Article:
For many decades, the dogma prevailed that female mammals had a finite pool of oocytes at birth and this was gradually exhausted during a lifetime of reproductive function. However, in 2004, a new era began in the field of female oogenesis. A study was published that appeared to detect oocyte-stem cells capable of generating new eggs within mouse ovaries. This study was highly controversial and the years since this initial finding have produced extensive research and even more extensive debate into their possibility. Unequivocal evidence testifying to the existence of oocyte-stem cells (OSCs) has yet to be produced, meanwhile the spectrum of views from both sides of the debate are wide-ranging and surprisingly passionate. Although recent studies have presented some convincing results that germ cells exist and are capable of creating new oocytes, many questions remain. Are these cells present in humans? Do they exist in physiological conditions in a dormant state? This comprehensive review first examines where and how the dogma of a finite pool was established, how this has been challenged over the years and addresses the most pertinent questions as to the current status of their existence, their role in female fertility, and perhaps most importantly, if they do exist, how can we harness these cells to improve a woman’s oocyte reserve and treat conditions such as premature ovarian insufficiency (POI: also known as premature ovarian failure, POF).
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Corrina J Horan and Suzannah A Williams
Suzannah A Williams and Pamela Stanley
Complex and hybrid N-glycans generated by N-acetylglucosaminyltransferase I (GlcNAcT-I), encoded by Mgat1, affect the functions of glycoproteins. We have previously shown that females with oocyte-specific deletion of a floxed Mgat1 gene using a zona pellucida protein 3 (ZP3)Cre transgene produce fewer pups primarily due to a reduction in ovulation rate. Here, we show that the ovulation rate of mutant females is decreased due to aberrant development of preovulatory follicles. After a superovulatory regime of 48 h pregnant mare's serum (PMSG) and 9 h human chorionic gonadotropin (hCG), mutant ovaries weighed less and contained ∼60% fewer preovulatory follicles and more atretic and abnormal follicles than controls. Unlike controls, a proportion of mutant follicles underwent premature luteinization. In addition, mutant preovulatory oocytes exhibited gross abnormalities with ∼36% being blebbed or zona-free. While 97% of wild-type oocytes had a perivitelline space at the preovulatory stage, ∼54% of mutant oocytes did not. The cumulus mass surrounding mutant oocytes was also smaller with a decreased number of proliferating cells compared with controls, although hyaluronan around mutant oocytes was similar to controls. In addition, cumulus cells surrounding mutant eggs were resistant to removal by either hyaluronidase or incubation with capacitated sperm. Therefore, the absence of complex and hybrid N-glycans on oocyte glycoproteins leads to abnormal folliculogenesis resulting in a decreased ovulation rate.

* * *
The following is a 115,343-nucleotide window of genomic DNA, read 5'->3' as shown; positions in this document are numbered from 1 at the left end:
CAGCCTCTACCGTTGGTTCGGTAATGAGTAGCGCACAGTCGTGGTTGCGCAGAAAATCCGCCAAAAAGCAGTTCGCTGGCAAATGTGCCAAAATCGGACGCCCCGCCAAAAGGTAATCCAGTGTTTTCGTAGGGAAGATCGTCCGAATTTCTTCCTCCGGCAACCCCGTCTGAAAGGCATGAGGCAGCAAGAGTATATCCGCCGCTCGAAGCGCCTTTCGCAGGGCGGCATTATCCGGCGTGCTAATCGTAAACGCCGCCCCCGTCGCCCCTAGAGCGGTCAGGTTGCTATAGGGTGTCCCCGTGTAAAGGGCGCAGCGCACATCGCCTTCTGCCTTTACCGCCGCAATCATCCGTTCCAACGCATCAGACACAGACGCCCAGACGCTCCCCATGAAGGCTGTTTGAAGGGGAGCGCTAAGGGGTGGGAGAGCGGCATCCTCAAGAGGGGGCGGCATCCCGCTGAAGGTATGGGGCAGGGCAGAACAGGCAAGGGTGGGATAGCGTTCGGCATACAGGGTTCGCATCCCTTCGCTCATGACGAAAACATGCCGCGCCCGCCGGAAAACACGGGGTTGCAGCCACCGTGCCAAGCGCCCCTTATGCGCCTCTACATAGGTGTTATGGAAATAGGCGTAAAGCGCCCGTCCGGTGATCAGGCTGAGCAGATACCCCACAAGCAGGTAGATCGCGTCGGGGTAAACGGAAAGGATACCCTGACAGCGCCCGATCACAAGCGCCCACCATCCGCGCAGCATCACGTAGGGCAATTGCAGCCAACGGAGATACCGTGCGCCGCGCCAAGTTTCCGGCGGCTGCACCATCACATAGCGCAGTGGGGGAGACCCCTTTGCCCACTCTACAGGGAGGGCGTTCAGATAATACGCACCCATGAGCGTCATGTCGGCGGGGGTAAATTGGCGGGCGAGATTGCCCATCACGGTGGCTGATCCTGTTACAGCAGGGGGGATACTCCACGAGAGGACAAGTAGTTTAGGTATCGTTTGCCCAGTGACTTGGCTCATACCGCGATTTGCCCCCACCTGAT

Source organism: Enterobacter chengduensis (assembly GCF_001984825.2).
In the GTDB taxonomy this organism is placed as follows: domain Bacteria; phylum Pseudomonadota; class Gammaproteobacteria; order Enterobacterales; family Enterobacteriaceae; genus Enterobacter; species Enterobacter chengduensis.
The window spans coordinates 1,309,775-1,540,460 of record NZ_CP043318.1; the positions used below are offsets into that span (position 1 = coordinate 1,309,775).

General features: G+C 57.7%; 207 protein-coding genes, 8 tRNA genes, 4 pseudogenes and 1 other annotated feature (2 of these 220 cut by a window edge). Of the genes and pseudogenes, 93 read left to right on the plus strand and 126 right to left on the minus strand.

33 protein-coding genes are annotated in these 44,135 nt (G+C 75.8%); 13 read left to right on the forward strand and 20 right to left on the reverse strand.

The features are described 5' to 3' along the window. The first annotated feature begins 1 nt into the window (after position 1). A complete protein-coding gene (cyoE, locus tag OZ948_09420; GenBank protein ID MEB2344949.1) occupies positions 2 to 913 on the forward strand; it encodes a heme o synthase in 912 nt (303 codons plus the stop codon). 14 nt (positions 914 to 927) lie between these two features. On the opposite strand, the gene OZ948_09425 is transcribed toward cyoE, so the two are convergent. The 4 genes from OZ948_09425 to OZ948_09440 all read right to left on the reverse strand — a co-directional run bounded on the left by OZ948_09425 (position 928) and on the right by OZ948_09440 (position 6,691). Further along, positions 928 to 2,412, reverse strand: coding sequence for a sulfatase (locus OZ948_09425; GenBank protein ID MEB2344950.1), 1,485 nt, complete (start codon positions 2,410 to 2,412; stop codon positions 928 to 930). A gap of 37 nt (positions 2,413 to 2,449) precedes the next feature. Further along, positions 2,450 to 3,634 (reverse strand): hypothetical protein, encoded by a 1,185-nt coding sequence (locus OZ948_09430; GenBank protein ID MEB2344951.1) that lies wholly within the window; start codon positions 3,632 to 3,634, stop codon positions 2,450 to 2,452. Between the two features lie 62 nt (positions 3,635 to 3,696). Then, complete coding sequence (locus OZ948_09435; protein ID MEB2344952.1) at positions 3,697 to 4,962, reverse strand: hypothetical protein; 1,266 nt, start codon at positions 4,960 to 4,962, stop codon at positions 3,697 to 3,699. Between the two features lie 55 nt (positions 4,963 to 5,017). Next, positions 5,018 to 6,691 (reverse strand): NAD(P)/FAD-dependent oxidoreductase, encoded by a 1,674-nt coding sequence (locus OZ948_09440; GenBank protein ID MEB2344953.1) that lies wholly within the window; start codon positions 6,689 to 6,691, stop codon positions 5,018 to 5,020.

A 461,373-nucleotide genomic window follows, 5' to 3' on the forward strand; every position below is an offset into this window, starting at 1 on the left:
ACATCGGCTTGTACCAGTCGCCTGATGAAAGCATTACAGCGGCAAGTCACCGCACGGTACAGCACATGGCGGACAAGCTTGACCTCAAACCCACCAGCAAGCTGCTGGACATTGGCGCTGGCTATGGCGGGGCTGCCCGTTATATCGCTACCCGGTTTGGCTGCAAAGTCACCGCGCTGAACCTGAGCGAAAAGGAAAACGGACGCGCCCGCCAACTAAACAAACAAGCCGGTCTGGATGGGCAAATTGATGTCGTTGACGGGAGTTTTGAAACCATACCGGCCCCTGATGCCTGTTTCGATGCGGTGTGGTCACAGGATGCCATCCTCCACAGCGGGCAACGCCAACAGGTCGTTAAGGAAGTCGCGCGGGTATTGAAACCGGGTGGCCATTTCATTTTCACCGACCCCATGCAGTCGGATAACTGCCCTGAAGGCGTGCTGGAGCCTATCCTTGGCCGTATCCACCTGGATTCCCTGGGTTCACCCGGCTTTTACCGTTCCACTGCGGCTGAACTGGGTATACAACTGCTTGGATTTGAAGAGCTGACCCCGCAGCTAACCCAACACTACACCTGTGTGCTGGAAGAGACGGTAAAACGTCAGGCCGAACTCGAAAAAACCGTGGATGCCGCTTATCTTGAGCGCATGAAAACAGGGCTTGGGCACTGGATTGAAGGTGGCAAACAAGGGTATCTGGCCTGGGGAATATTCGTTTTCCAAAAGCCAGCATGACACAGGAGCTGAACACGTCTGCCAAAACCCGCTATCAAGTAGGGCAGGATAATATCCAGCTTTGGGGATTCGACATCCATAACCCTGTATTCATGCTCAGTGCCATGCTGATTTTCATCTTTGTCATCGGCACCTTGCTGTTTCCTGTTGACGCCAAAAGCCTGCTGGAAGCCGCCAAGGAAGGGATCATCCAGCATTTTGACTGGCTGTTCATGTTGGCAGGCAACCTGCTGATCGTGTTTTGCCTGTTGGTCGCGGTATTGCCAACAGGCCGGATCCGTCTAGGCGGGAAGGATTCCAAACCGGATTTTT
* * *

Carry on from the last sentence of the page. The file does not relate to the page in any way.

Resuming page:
Patricia Grasa, Heidy Kaune, and Suzannah A Williams
Female mice generating oocytes lacking complex N- and O-glycans (double mutants (DM)) produce only one small litter before undergoing premature ovarian failure (POF) by 3 months. Here we investigate the basis of the small litter by evaluating ovulation rate and embryo development in DM (Mgat1 F/F C1galt1 F/F:ZP3Cre) and Control (Mgat1 F/F C1galt1 F/F) females. Surprisingly, DM ovulation rate was normal at 6 weeks, but declined dramatically by 9 weeks. In vitro development of zygotes to blastocysts was equivalent to Controls although all embryos from DM females lacked a normal zona pellucida (ZP) and ∼30% lacked a ZP entirely. In contrast, in vivo preimplantation development resulted in less embryos recovered from DM females compared with Controls at 3.5 days post coitum (dpc) (3.2±1.3 vs 7.0±0.6). Furthermore, only 45% of mated DM females contained embryos at 3.5 dpc. Of the preimplantation embryos collected from DM females, approximately half were morulae unlike Controls where the majority were blastocysts, indicating delayed embryo development in DM females. Post-implantation development in DM females was analysed to determine whether delayed preimplantation development affected subsequent development. In DM females at 5.5 dpc, only ∼40% of embryos found at 3.5 dpc had implanted. However, at 6.5 dpc, implantation sites in DM females corresponded to embryo numbers at 3.5 dpc indicating delayed implantation. At 9.5 dpc, the number of decidua corresponded to embryo numbers 6 days earlier indicating that all implanted embryos progress to midgestation. Therefore, a lack of complex N- and O-glycans in oocytes during development impairs early embryo development and viability in vivo leading to delayed implantation and a small litter.